That the Parliament recognises what it sees as the importance of continuing to impart the lessons of the Holocaust to each generation; considers that the Holocaust was the systematic attempt by a genocidal regime in Europe to murder all Jewish people on the continent between the years 1941 and 1945, with six million men, women and children tragically losing their lives; notes that the annual Holocaust Memorial Day will be held on 27 January 2023, and that the chosen theme for this year’s event is “ordinary people”; recognises that this particular theme has been chosen to highlight the ordinary people who were involved in all elements of, not just the Holocaust, but later genocides including in Cambodia, Rwanda, Bosnia and Darfur; acknowledges that, to better understand ordinary people, the theme has been subdivided into five categories: perpetrators, bystanders, rescuers, witnesses and crucially, victims; further acknowledges that, according to the theme, particular groups of people do not always belong to just one of the categories, with railway workers cited as an example where some in this job at the time of the Holocaust are considered as perpetrators, for driving trains to concentration camps, and others as rescuers, for hiding Jewish people; understands that the theme can be widened to include ordinary locations and sites, including schools and hospitals, as such buildings can be used to perpetrate genocide; notes that the theme also highlights that there are extraordinary individuals in all genocides, including those who were part of what it considers remarkable efforts to rescue and save the lives of people targeted by murderous regimes, and believes that underpinning the theme is the powerful narrative that everyone living today is an ordinary person, who is able to be extraordinary in their actions through making the choice to challenge prejudice, stand up against hatred, and speak out against identity-based persecution.12:48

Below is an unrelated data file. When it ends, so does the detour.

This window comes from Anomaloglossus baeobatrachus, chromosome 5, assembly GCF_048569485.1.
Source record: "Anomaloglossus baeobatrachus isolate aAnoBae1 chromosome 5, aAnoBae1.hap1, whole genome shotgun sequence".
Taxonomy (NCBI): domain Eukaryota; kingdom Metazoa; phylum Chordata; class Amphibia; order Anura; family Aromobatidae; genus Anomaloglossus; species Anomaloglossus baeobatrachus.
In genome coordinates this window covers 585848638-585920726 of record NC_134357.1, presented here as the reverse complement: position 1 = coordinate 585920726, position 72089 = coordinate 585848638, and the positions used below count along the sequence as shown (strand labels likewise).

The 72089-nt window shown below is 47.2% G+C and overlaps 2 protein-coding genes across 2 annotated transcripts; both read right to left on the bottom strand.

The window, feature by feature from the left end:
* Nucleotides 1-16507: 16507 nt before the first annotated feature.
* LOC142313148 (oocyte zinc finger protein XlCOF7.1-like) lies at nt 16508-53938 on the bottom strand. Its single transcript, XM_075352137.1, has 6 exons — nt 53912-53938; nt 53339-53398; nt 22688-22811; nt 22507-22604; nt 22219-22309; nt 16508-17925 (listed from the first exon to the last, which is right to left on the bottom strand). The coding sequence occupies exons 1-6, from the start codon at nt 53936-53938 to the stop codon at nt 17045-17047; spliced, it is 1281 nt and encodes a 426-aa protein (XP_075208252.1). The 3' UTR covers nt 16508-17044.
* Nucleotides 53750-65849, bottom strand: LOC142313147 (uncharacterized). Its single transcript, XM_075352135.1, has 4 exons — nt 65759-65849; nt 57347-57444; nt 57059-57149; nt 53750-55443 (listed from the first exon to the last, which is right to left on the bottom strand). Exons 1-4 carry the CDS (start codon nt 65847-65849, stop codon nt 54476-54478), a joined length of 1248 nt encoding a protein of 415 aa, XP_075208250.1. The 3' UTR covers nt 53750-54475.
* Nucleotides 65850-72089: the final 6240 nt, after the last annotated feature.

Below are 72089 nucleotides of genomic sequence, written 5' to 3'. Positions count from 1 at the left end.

The theme of Holocaust memorial day this year is “Ordinary People”. We know, of course, that Hitler and his henchmen—Himmler, Heydrich, Eichmann and others—were the very personification of evil. However, leaders need followers, and their leadership succeeded in visiting the horrors of the Holocaust only because of the complicity of their followers. Sadly, their followers were ordinary people.